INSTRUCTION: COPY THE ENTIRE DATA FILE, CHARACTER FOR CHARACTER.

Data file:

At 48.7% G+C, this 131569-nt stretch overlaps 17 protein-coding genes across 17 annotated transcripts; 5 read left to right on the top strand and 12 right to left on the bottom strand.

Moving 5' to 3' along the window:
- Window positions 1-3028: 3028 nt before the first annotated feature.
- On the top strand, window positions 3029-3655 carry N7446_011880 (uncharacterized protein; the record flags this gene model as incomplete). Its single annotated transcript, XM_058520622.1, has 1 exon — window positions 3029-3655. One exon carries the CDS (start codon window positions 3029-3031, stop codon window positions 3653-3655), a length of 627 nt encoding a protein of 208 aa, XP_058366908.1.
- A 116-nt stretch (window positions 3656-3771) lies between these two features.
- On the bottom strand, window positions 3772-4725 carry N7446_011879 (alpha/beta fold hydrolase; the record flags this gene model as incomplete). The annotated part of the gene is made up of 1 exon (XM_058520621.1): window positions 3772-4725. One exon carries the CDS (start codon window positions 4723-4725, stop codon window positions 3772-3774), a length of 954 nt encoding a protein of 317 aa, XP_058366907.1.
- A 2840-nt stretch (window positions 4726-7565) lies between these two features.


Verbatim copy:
At 48.7% G+C, this 131569-nt stretch overlaps 17 protein-coding genes across 17 annotated transcripts; 5 read left to right on the top strand and 12 right to left on the bottom strand.

Moving 5' to 3' along the window:
- Window positions 1-3028: 3028 nt before the first annotated feature.
- On the top strand, window positions 3029-3655 carry N7446_011880 (uncharacterized protein; the record flags this gene model as incomplete). Its single annotated transcript, XM_058520622.1, has 1 exon — window positions 3029-3655. One exon carries the CDS (start codon window positions 3029-3031, stop codon window positions 3653-3655), a length of 627 nt encoding a protein of 208 aa, XP_058366908.1.
- A 116-nt stretch (window positions 3656-3771) lies between these two features.
- On the bottom strand, window positions 3772-4725 carry N7446_011879 (alpha/beta fold hydrolase; the record flags this gene model as incomplete). The annotated part of the gene is made up of 1 exon (XM_058520621.1): window positions 3772-4725. One exon carries the CDS (start codon window positions 4723-4725, stop codon window positions 3772-3774), a length of 954 nt encoding a protein of 317 aa, XP_058366907.1.
- A 2840-nt stretch (window positions 4726-7565) lies between these two features.